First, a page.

Written by Michael Balton
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Thursday, 6 December 2012

image for Ford Offers 'Ejection Seating' to Fix Recalled Escapes
A leading carmaker is attempting to raise the level of automotive safety.

Dearborn, Michigan - It's been a rough road for the introduction of 2013 Ford Escape. First, the newly designed SUV was recalled because its gas pedal had a tendency to get stuck in the carpeting at awkward moments. Another recall was required for fluid leaks. And finally this week, owners were advised to park their Escapes until further notice because its engine was prone to bursting into flames.

"Frankly, we don't know what's going to fail next on this puppy," said an unnamed corporate spokesman. "So we're playing it safe with a fix that will protect our customers no matter what happens. We are going to install ejection seats in every 2013 Ford Escape."

Noting that the new feature would be added to the carmakers' "Cover Your Assets Package" of options, the corporate representative explained that car-based ejector seats are a well proven concept.

"Where would James Bond or Austin Powers be without their ejection seats?" he said. "Now we're going to put them behind every Escape user's behind, so they can safely escape from their Escapes."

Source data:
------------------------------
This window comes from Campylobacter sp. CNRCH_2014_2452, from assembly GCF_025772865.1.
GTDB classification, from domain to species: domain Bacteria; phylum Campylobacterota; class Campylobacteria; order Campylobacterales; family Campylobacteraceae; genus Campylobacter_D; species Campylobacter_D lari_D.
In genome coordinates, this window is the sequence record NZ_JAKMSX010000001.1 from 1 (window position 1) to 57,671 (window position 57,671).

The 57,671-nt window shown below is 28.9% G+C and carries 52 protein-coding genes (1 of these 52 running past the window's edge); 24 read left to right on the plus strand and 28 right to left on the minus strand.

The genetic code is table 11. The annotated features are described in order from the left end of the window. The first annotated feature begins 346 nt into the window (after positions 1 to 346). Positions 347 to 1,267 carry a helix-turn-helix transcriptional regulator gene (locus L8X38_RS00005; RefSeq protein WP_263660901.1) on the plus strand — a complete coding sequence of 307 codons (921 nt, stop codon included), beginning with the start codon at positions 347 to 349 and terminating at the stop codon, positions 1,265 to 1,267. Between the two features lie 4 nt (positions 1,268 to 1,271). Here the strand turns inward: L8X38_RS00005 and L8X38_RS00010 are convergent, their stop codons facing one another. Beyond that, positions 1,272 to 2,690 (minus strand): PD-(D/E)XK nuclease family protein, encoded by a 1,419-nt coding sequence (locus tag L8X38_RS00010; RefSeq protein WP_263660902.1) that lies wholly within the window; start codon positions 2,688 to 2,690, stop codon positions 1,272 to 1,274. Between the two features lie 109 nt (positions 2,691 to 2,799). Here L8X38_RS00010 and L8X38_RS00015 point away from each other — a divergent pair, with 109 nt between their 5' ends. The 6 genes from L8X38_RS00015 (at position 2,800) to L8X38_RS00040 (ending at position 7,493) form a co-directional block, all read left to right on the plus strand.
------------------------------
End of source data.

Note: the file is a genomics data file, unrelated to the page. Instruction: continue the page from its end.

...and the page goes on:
Here's how they work: a sensor in the Escape detects that a catastrophe is occuring, such as a sudden inferno. It triggers the roof of the vehicle to be jettisoned, while activating an "Eco-Booster" rocket tucked under every seat. The thrust sends the driver and all passengers into the stratosphere, providing ample time for their parachutes to deploy and allowing them to float safely back to Earth."

"Ejection seats are the new air bags," the spokesman said. "But instead of filling with gas, they send you up in the air."

As does any new technology, automotive ejection seats have their critics. Janet Napolitano, Secretary of Homeland Security, has ordered that all Escape owners file flight plans with the Civil Aeronautics Bureau and check in with the Transportation Security Administration prior to starting their cars.

"Nobody flies anywhere without getting abused by a gang of our professional gropers," she declared.

The CIA has canceled its order for 700 Escapes, noting that "unscheduled ejections could draw untoward attention to the secret operations and extramarital affairs of key agency personnel."

NASA officials offered this complaint: "How come Ford gets to shoot people into space, and we're not allowed? We're going to stop sharing our Tang."

Automotive reviewers, meanwhile, are questioning what happens when ejection seats are activated while the vehicle is driven under an overpass or through a tunnel.

"Every solution creates its own headaches," the spokesperson said. "That's why we're including a set of matching crash helmets and a bottle of Tylenol with every Escape we sell."

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The story above is a satire or parody. It is entirely fictitious.

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